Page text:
South Africa’s ‘shark spotters’ help secure country’s position as leader in big fish’s conservation

Mail & Guardian Africa
27 January 2015

THE Australian government recently announced that it will be launching trials on a $100,000 shark-detecting sonar technology. The technology is expected to be able to detect the large fish and then text the information back to lifesavers on the ground to take early action.

While this cutting-edge innovation could bring the country a step closer to keeping Australia’s beaches safe, South Africa has already proved itself to be one of the major players when it comes to keeping its swimmers, but also it’s sharks, safe.

Although the incidence of shark attacks is still very low, there has been a gradual long-term increase in their incidence in Cape Town and the Western Cape during the past 50 years. One of the preventative initiatives launched in South Africa to deal with this is a shark spotting initiative – the first of it’s kind in the world.

Adopted by the City of Cape Town in 2004, the programme has placed shark spotters at nine of Cape Town’s popular beaches. The spotters spend their time scanning the coastal waters for sharks from an elevated platform during daylight hours, seven days a week. This spotter is in radio contact with another spotter on the beach and if a shark is seen the beach spotter sounds a siren and raises a specific colour coded flag.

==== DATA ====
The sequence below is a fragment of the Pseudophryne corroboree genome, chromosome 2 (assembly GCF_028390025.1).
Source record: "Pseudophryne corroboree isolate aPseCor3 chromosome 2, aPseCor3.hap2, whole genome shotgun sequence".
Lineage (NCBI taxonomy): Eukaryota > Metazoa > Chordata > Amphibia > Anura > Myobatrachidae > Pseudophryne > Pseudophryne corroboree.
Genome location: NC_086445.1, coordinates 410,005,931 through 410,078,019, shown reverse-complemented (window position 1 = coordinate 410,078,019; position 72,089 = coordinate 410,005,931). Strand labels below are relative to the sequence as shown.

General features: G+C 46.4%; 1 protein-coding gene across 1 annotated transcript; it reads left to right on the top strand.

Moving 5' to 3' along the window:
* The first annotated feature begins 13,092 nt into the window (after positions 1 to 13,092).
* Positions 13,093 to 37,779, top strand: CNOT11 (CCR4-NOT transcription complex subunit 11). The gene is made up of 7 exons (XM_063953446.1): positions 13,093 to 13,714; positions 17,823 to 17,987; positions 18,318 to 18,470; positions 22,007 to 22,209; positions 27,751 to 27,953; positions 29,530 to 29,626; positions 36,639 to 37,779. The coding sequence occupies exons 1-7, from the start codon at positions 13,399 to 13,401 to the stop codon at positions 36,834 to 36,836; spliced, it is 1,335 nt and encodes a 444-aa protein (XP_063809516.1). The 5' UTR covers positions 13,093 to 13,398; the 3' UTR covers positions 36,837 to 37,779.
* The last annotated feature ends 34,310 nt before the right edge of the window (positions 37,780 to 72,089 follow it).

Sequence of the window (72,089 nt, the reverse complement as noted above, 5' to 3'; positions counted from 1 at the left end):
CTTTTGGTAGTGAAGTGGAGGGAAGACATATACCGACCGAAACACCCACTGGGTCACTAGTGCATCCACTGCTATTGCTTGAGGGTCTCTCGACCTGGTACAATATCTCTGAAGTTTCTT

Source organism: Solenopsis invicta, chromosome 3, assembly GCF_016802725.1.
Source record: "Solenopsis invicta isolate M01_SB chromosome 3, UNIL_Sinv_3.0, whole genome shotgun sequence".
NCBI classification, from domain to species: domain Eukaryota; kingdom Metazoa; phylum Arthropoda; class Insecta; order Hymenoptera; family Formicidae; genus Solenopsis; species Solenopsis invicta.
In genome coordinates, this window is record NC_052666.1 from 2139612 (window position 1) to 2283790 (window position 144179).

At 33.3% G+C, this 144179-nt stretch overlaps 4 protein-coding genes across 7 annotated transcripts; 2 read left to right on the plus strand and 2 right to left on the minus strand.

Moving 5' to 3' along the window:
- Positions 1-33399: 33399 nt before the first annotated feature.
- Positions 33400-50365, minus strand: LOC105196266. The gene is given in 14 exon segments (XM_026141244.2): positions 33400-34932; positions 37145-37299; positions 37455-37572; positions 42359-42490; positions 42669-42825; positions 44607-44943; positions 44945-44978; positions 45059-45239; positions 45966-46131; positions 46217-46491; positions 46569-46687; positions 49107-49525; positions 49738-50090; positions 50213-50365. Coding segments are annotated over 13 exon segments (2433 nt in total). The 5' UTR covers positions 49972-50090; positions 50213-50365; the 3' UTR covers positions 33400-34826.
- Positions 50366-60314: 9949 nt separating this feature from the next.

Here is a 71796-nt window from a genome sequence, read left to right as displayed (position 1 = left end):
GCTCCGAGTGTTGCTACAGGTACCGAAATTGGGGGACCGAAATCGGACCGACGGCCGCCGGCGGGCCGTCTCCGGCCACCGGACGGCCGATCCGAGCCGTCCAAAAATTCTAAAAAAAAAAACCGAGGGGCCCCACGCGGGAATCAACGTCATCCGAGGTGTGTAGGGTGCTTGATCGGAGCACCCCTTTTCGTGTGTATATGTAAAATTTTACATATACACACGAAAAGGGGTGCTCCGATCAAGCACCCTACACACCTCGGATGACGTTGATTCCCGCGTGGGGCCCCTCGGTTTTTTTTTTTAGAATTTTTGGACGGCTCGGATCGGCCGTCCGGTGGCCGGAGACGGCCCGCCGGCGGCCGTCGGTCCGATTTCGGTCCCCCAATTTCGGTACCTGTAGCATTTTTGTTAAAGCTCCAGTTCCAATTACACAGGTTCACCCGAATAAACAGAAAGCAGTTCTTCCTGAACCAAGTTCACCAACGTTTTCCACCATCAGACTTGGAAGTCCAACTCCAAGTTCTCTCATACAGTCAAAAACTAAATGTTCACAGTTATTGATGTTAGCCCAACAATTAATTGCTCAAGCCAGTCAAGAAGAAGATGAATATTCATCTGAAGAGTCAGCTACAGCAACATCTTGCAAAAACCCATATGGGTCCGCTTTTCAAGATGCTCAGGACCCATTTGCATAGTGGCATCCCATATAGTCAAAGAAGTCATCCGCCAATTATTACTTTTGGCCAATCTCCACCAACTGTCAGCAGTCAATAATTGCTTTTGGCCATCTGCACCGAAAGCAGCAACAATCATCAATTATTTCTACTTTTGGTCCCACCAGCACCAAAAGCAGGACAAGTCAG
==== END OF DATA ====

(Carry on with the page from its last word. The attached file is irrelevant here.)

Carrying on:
When the siren sounds, the water users are requested to leave the water and only return when the appropriate all clear signal is given – these strict protocols effectively warn water users, reducing the risk of a shark bite.

It has proved to be an effective warning system, with hundreds of shark sightings recorded, but it is also a particularly unique concept because of its shark conservation element. According to the Shark Spotters, shark bites that result in human injury or death “potentially threaten protective measures through the reluctance of the public to support white shark conservation, the possible implementation of culling programmes and illegal hunting.”

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